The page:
Perhaps it’s not surprising that Foucault, the “panopticon guy”, is characterized as a thinker of power, discipline, and punishment. But as Deleuze (1995) points out, Foucault also believed that we are increasingly moving away from being societies based on discipline to societies based on control. According to Deleuze’s reading of Foucault: “We’re moving toward control […]
[UPDATE: Raph Koster has replied to this post over at his blog, and Gus offers some interesting thoughts as well.] The September 2006 issue of Harper’s Magazine (contents not online, unfortunately) has a piece titled Grand Theft Education: Literacy in the Age of Video Games. It is a conversation between Jane Avrich (author and English […]
In his essay Technization and Civilization, Norbert Elias discusses how technologies can bring about more civilized as well as more barbaric behaviors…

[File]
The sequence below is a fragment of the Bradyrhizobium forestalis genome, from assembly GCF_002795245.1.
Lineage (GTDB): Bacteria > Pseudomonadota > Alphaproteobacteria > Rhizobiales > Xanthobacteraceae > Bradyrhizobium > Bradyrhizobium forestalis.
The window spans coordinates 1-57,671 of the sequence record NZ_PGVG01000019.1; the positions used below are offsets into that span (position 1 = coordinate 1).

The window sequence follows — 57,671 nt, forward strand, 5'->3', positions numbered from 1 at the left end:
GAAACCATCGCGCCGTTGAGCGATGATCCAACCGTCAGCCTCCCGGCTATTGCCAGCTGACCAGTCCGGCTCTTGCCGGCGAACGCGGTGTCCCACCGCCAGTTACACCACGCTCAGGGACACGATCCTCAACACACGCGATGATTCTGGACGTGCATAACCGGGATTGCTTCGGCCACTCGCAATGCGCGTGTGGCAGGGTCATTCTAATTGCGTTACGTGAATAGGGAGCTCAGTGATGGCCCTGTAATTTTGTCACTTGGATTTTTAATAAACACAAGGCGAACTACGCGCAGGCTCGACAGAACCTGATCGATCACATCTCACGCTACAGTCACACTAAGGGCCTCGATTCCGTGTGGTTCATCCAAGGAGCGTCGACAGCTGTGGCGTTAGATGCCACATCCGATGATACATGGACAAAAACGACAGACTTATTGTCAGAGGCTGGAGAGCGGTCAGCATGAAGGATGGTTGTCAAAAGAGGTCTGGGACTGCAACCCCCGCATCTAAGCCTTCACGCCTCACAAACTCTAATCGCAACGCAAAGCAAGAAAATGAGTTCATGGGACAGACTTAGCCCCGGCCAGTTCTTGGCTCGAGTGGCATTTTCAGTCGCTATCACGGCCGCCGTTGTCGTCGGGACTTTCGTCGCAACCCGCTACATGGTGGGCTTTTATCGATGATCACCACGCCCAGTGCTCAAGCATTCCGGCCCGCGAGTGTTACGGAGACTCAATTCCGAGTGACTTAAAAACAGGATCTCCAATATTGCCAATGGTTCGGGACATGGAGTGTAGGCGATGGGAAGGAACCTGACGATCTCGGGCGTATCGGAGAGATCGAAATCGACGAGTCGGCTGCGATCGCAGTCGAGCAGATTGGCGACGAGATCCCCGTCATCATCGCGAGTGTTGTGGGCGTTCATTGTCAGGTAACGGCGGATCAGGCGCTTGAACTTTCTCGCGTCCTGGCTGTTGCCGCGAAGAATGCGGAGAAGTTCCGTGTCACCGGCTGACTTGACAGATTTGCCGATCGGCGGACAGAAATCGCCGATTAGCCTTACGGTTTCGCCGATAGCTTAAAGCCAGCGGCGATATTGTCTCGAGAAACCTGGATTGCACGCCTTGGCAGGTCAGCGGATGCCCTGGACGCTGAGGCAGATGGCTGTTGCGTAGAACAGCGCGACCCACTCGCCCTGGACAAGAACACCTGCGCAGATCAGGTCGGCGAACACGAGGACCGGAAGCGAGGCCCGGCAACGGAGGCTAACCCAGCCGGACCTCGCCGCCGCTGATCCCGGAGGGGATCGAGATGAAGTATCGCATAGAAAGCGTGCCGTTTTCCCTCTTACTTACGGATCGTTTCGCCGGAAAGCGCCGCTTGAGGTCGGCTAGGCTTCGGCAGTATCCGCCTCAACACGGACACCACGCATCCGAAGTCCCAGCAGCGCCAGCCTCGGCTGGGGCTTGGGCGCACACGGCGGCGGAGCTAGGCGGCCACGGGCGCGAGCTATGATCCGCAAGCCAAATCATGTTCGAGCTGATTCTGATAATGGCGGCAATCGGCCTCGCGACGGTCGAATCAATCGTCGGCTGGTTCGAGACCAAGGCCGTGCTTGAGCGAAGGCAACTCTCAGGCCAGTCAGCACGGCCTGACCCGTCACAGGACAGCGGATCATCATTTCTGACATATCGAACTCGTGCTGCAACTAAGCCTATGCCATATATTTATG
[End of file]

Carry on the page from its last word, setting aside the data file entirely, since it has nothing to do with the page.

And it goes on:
Britain’s Mass Observation project consisted of hundreds of people keeping journals of their daily lives in order to generate a sociological snapshot of British society in the 1930s. Today, researchers are probably already undertaking similar studies of our societies by looking at blogs.
Anyone engaged in such research would probably find that our societies are not lacking in diversity. Every ethnicity, ideology, religion and fetish known to humankind is probably represented in cyberspace. But does this diversity translate into more tolerance? Given the general state of affairs in the world, the answer would seem to be resoundingly negative. … more
Surely there is no more blatant sign of dehumanization than the inability to react to suffering. And yet, underscoring technological progress throughout the ages is the drive to obliterate the experience of suffering. We want to be immune to the suffering of others, and we want to be immune to our own suffering.
Pierre Flourens, a French physician living in the times of Victor Hugo, wrote the following about the effects of anaesthetics: